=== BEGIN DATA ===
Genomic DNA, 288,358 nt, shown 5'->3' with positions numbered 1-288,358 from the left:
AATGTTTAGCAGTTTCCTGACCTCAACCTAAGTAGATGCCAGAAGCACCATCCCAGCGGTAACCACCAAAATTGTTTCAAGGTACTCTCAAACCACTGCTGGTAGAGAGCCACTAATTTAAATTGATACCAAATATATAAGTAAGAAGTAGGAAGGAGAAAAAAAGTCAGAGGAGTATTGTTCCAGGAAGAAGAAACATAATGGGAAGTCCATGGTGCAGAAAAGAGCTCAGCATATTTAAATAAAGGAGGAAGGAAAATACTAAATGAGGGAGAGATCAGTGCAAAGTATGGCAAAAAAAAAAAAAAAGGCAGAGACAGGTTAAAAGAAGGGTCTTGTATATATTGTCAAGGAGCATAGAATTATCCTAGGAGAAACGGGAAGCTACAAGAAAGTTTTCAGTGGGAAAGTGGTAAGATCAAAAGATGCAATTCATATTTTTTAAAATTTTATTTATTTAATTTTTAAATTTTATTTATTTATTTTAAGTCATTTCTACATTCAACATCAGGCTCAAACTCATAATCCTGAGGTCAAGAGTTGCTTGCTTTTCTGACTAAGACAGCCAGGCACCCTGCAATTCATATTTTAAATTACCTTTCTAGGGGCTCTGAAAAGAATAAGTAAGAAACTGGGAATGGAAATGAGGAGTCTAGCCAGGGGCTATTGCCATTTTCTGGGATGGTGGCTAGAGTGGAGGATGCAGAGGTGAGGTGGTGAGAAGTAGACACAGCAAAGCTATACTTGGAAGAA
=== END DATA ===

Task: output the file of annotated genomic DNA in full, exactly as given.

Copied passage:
Genomic DNA, 288,358 nt, shown 5'->3' with positions numbered 1-288,358 from the left:
AATGTTTAGCAGTTTCCTGACCTCAACCTAAGTAGATGCCAGAAGCACCATCCCAGCGGTAACCACCAAAATTGTTTCAAGGTACTCTCAAACCACTGCTGGTAGAGAGCCACTAATTTAAATTGATACCAAATATATAAGTAAGAAGTAGGAAGGAGAAAAAAAGTCAGAGGAGTATTGTTCCAGGAAGAAGAAACATAATGGGAAGTCCATGGTGCAGAAAAGAGCTCAGCATATTTAAATAAAGGAGGAAGGAAAATACTAAATGAGGGAGAGATCAGTGCAAAGTATGGCAAAAAAAAAAAAAAAGGCAGAGACAGGTTAAAAGAAGGGTCTTGTATATATTGTCAAGGAGCATAGAATTATCCTAGGAGAAACGGGAAGCTACAAGAAAGTTTTCAGTGGGAAAGTGGTAAGATCAAAAGATGCAATTCATATTTTTTAAAATTTTATTTATTTAATTTTTAAATTTTATTTATTTATTTTAAGTCATTTCTACATTCAACATCAGGCTCAAACTCATAATCCTGAGGTCAAGAGTTGCTTGCTTTTCTGACTAAGACAGCCAGGCACCCTGCAATTCATATTTTAAATTACCTTTCTAGGGGCTCTGAAAAGAATAAGTAAGAAACTGGGAATGGAAATGAGGAGTCTAGCCAGGGGCTATTGCCATTTTCTGGGATGGTGGCTAGAGTGGAGGATGCAGAGGTGAGGTGGTGAGAAGTAGACACAGCAAAGCTATACTTGGAAGAA